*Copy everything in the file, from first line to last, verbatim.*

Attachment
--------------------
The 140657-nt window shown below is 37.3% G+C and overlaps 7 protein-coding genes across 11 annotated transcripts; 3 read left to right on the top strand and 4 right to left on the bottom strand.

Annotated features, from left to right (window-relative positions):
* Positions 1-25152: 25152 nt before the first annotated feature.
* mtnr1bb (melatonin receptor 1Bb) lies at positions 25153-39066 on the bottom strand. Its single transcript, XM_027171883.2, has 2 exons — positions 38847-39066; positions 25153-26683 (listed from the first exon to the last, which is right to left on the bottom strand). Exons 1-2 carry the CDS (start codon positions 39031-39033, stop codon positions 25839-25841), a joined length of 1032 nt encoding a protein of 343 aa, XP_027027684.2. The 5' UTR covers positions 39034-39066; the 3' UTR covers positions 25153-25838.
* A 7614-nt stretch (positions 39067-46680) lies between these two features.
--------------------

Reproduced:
The 140657-nt window shown below is 37.3% G+C and overlaps 7 protein-coding genes across 11 annotated transcripts; 3 read left to right on the top strand and 4 right to left on the bottom strand.

Annotated features, from left to right (window-relative positions):
* Positions 1-25152: 25152 nt before the first annotated feature.
* mtnr1bb (melatonin receptor 1Bb) lies at positions 25153-39066 on the bottom strand. Its single transcript, XM_027171883.2, has 2 exons — positions 38847-39066; positions 25153-26683 (listed from the first exon to the last, which is right to left on the bottom strand). Exons 1-2 carry the CDS (start codon positions 39031-39033, stop codon positions 25839-25841), a joined length of 1032 nt encoding a protein of 343 aa, XP_027027684.2. The 5' UTR covers positions 39034-39066; the 3' UTR covers positions 25153-25838.
* A 7614-nt stretch (positions 39067-46680) lies between these two features.